What Does Access to Water Have to Do with Sexual Health?

A woman carries wood in Mugu district, Nepal, May 2013 (Photo Credit: Amnesty International).
A woman carries wood in Mugu district, Nepal, May 2013 (Photo Credit: Amnesty International).

What would you say if I told you that living without a source of drinking water near home is a major risk for sexual and reproductive health?

Collecting water is nearly always a woman’s task. Estimates are that women spend around 40 billion hours a year walking for water. For nearly 800 million people, this is a reality.

Aside from a host of preventable illnesses that arise from drinking unsafe water like these 800 million people do, there is also a major health consequence that often goes overlooked: uterine prolapse.

Uterine prolapse is painful and debilitating. The condition prevents pelvic muscles from being able to support the uterus, and it starts to descend into the vagina. In severe cases, it may come out of the vagina entirely. Simply put, it’s a horrifying violation of human rights, and it’s largely preventable.

[pullquote text=”It’s a horrifying violation of human rights, and it’s largely preventable.”]Carrying heavy loads like water isn’t the only cause of uterine prolapse. Giving birth at a young age, having many children in a short period of time, prolonged or difficult labor, harmful birthing practices, or lack of a trained birth assistant can all lead to uterine prolapse.

Even poor nutrition can be a factor. But what do all these—challenges of pregnancy and delivery, physical labor, poor nutrition—have in common? Gender-based discrimination.

As part of our My Body My Rights Campaign, Amnesty International recently launched a new report and campaign looking at uterine prolapse in Nepal.

Called Unnecessary Burden, it shows just how many violations of women’s rights can lead to this one, lifelong consequence. For example, early marriage and pregnancy can arise from a lack of education, income generation opportunities, poverty, son preference, or rape. Prolonged or unassisted labor can be a reflection of lack of access to health information or services, or of a weak or discriminatory health system.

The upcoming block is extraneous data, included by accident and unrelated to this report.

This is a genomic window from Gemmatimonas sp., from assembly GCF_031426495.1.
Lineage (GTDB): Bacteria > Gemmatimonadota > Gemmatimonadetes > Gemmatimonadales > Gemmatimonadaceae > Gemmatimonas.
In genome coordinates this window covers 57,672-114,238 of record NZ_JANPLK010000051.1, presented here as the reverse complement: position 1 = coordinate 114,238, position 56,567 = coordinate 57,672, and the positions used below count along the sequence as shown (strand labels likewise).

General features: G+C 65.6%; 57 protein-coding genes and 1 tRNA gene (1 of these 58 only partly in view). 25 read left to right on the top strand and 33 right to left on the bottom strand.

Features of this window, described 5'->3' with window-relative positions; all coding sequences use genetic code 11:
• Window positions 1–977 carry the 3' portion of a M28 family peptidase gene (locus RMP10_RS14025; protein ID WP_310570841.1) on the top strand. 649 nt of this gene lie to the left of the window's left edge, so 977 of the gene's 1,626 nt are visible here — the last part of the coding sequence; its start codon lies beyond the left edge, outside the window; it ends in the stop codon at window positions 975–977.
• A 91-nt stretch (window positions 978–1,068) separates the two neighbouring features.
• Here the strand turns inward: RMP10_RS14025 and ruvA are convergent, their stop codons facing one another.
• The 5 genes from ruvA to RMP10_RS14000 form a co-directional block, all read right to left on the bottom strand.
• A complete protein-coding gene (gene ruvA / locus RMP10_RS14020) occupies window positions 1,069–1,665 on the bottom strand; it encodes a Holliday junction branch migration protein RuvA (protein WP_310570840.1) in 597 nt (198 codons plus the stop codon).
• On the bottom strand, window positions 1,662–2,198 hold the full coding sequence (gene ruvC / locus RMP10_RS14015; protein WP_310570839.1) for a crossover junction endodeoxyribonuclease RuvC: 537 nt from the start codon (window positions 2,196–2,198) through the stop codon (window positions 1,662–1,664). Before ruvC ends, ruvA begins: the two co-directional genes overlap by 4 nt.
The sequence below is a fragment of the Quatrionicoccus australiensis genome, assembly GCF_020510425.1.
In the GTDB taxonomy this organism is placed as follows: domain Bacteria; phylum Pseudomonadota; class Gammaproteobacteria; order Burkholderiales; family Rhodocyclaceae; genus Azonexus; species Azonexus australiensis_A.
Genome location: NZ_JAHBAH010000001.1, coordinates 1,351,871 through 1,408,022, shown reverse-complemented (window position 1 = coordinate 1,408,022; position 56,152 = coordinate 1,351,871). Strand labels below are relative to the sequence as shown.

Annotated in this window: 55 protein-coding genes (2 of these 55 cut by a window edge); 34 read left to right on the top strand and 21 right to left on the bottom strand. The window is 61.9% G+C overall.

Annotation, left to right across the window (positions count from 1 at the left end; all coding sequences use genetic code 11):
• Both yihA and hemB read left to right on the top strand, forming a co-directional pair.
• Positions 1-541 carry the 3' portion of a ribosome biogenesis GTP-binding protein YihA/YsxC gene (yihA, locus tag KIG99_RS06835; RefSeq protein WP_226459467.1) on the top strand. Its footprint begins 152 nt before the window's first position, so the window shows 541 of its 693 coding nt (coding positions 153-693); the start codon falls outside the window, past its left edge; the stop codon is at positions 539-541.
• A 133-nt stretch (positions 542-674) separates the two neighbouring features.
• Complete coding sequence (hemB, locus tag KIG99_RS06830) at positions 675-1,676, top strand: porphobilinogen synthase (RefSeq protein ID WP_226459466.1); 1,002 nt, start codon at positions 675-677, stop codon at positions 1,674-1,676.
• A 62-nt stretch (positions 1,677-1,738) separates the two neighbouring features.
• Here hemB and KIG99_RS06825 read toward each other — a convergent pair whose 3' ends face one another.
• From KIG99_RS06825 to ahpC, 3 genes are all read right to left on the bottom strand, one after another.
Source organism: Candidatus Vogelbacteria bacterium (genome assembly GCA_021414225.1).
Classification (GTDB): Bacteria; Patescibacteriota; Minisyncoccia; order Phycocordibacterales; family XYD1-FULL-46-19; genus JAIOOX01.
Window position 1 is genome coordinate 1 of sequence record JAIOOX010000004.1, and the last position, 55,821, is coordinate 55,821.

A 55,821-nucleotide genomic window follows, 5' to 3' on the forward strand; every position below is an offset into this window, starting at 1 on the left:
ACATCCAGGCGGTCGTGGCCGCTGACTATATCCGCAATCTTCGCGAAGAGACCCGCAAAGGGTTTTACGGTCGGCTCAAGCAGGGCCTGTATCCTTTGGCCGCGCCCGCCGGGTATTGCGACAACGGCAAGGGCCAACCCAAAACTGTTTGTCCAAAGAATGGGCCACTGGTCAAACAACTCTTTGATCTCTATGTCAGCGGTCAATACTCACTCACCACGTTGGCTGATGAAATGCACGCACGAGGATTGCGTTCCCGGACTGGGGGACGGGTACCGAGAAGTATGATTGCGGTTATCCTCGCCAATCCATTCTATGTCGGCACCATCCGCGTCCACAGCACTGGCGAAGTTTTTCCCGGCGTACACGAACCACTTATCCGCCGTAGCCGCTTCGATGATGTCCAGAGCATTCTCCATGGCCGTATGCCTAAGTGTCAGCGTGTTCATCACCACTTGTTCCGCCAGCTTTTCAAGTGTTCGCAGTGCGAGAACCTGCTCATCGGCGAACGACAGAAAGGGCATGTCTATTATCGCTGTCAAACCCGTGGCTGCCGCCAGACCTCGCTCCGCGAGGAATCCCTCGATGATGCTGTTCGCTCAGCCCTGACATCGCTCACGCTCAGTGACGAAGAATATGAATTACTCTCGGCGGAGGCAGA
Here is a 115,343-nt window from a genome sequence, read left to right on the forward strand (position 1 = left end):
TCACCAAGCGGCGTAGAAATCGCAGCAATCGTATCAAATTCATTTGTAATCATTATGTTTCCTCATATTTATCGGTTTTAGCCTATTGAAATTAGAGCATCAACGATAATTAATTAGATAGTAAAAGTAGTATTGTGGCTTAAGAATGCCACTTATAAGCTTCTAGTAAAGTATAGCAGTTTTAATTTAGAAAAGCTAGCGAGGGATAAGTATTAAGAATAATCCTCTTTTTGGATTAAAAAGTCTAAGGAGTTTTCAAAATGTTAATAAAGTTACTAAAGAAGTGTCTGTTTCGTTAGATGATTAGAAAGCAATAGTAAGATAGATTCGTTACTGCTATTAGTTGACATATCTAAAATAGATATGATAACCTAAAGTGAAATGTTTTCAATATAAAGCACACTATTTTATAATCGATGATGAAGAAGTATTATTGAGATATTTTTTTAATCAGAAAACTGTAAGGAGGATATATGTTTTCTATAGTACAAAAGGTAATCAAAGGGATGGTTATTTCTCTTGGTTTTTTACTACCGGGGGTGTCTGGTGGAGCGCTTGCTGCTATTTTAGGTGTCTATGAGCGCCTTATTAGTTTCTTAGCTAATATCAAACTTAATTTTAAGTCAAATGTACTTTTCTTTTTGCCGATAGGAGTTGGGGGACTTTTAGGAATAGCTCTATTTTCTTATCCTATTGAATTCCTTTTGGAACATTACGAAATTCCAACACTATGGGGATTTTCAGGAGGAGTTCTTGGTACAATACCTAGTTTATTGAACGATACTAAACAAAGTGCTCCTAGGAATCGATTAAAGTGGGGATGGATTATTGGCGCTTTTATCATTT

Poor nutrition can stem from many harmful practices, such as a requirement that women eat after men or that women cannot access shared goods, like food and water, while menstruating. Physical labor for household chores, such as water or firewood collection, often arises from a basic violation of economic and health rights.

It sounds dire. For many women it may be. It’s difficult to challenge long-held traditions and ingrained gender-based discrimination. But there is a place to start.


In honor of World Water Day, March 22, join with us to spread the word that uterine prolapse is a violation of women’s rights, which stems from other violations of human rights, like life without access to safe drinking water close to home.

It’s time governments pay attention. You can help by signing our petition to the Government of Nepal today.